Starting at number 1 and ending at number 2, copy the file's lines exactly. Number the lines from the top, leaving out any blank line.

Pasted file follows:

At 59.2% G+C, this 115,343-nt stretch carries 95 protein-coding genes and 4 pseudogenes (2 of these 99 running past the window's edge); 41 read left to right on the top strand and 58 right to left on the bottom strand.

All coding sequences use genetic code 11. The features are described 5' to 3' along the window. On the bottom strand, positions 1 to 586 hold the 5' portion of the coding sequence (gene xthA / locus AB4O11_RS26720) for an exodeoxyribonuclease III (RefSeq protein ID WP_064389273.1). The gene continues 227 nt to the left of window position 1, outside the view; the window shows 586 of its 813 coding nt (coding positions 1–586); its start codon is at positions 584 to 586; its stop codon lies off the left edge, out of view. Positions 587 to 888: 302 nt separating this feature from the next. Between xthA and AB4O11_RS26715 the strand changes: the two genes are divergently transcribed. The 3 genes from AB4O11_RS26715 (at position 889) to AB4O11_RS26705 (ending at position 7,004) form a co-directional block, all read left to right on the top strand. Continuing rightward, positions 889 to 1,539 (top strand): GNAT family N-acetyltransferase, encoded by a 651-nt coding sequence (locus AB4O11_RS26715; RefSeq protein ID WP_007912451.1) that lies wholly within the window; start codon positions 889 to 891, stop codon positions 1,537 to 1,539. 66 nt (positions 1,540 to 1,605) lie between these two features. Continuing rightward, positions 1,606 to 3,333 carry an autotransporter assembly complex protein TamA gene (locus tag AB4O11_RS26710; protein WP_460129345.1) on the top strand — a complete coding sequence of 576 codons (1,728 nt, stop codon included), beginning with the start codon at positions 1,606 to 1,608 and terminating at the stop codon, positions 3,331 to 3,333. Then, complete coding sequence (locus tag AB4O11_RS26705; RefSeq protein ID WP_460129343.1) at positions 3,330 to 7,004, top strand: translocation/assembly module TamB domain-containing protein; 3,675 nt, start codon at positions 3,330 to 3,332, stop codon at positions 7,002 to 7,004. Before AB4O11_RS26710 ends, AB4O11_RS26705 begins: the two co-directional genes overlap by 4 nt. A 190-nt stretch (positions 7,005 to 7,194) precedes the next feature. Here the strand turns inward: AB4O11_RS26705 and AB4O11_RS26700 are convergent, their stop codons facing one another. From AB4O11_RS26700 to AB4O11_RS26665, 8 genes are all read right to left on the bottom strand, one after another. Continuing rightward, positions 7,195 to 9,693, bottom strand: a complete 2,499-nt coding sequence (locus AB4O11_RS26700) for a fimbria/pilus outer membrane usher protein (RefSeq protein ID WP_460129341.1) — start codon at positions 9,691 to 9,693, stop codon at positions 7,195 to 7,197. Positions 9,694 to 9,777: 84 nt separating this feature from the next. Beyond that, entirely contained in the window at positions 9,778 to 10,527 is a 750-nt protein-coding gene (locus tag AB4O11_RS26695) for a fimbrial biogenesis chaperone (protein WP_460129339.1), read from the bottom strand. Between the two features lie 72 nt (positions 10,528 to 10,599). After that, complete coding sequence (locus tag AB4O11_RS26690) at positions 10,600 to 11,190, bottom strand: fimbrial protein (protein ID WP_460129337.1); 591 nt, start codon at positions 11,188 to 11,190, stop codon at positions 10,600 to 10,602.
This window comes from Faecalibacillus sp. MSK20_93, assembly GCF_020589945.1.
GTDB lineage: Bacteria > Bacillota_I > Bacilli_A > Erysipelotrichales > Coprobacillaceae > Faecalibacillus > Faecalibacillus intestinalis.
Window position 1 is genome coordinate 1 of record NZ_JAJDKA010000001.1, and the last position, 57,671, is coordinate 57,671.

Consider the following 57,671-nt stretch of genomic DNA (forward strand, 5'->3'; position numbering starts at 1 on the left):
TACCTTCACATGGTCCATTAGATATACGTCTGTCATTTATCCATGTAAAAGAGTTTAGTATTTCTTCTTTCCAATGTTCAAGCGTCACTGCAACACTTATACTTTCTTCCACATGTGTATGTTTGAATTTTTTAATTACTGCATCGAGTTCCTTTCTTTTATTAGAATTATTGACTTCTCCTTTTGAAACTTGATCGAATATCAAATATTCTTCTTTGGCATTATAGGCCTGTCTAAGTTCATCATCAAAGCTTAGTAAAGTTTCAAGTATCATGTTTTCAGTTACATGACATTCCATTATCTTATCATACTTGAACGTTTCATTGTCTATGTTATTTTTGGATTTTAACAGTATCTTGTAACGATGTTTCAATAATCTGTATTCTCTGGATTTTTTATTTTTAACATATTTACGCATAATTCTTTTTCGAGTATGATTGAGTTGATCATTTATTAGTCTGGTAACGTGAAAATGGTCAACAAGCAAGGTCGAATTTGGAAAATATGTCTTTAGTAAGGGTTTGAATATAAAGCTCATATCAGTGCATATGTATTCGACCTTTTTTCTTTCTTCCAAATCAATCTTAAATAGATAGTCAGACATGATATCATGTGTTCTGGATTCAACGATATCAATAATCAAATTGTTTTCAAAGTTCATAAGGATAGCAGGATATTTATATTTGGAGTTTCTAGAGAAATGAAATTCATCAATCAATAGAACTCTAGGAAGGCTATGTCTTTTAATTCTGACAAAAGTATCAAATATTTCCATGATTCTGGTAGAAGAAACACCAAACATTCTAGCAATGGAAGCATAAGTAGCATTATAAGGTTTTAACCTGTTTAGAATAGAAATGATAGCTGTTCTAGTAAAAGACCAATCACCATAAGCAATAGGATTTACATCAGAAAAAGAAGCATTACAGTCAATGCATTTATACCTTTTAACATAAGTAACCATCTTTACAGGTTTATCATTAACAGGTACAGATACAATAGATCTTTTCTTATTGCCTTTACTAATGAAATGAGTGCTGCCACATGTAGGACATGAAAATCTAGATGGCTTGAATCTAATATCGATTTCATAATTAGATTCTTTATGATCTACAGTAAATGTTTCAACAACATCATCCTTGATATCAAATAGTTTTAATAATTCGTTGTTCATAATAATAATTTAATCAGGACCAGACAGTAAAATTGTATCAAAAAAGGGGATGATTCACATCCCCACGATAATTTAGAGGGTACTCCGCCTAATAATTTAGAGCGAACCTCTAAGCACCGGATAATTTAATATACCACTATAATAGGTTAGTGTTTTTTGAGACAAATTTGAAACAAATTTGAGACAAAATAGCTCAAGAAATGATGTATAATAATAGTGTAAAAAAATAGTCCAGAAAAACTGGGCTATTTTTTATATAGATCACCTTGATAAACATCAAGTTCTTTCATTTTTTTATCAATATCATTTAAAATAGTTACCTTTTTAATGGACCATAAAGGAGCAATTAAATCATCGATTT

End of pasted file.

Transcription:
At 59.2% G+C, this 115,343-nt stretch carries 95 protein-coding genes and 4 pseudogenes (2 of these 99 running past the window's edge); 41 read left to right on the top strand and 58 right to left on the bottom strand.

All coding sequences use genetic code 11. The features are described 5' to 3' along the window. On the bottom strand, positions 1 to 586 hold the 5' portion of the coding sequence (gene xthA / locus AB4O11_RS26720) for an exodeoxyribonuclease III (RefSeq protein ID WP_064389273.1). The gene continues 227 nt to the left of window position 1, outside the view; the window shows 586 of its 813 coding nt (coding positions 1–586); its start codon is at positions 584 to 586; its stop codon lies off the left edge, out of view. Positions 587 to 888: 302 nt separating this feature from the next. Between xthA and AB4O11_RS26715 the strand changes: the two genes are divergently transcribed. The 3 genes from AB4O11_RS26715 (at position 889) to AB4O11_RS26705 (ending at position 7,004) form a co-directional block, all read left to right on the top strand. Continuing rightward, positions 889 to 1,539 (top strand): GNAT family N-acetyltransferase, encoded by a 651-nt coding sequence (locus AB4O11_RS26715; RefSeq protein ID WP_007912451.1) that lies wholly within the window; start codon positions 889 to 891, stop codon positions 1,537 to 1,539. 66 nt (positions 1,540 to 1,605) lie between these two features. Continuing rightward, positions 1,606 to 3,333 carry an autotransporter assembly complex protein TamA gene (locus tag AB4O11_RS26710; protein WP_460129345.1) on the top strand — a complete coding sequence of 576 codons (1,728 nt, stop codon included), beginning with the start codon at positions 1,606 to 1,608 and terminating at the stop codon, positions 3,331 to 3,333. Then, complete coding sequence (locus tag AB4O11_RS26705; RefSeq protein ID WP_460129343.1) at positions 3,330 to 7,004, top strand: translocation/assembly module TamB domain-containing protein; 3,675 nt, start codon at positions 3,330 to 3,332, stop codon at positions 7,002 to 7,004. Before AB4O11_RS26710 ends, AB4O11_RS26705 begins: the two co-directional genes overlap by 4 nt. A 190-nt stretch (positions 7,005 to 7,194) precedes the next feature. Here the strand turns inward: AB4O11_RS26705 and AB4O11_RS26700 are convergent, their stop codons facing one another. From AB4O11_RS26700 to AB4O11_RS26665, 8 genes are all read right to left on the bottom strand, one after another. Continuing rightward, positions 7,195 to 9,693, bottom strand: a complete 2,499-nt coding sequence (locus AB4O11_RS26700) for a fimbria/pilus outer membrane usher protein (RefSeq protein ID WP_460129341.1) — start codon at positions 9,691 to 9,693, stop codon at positions 7,195 to 7,197. Positions 9,694 to 9,777: 84 nt separating this feature from the next. Beyond that, entirely contained in the window at positions 9,778 to 10,527 is a 750-nt protein-coding gene (locus tag AB4O11_RS26695) for a fimbrial biogenesis chaperone (protein WP_460129339.1), read from the bottom strand. Between the two features lie 72 nt (positions 10,528 to 10,599). After that, complete coding sequence (locus tag AB4O11_RS26690) at positions 10,600 to 11,190, bottom strand: fimbrial protein (protein ID WP_460129337.1); 591 nt, start codon at positions 11,188 to 11,190, stop codon at positions 10,600 to 10,602.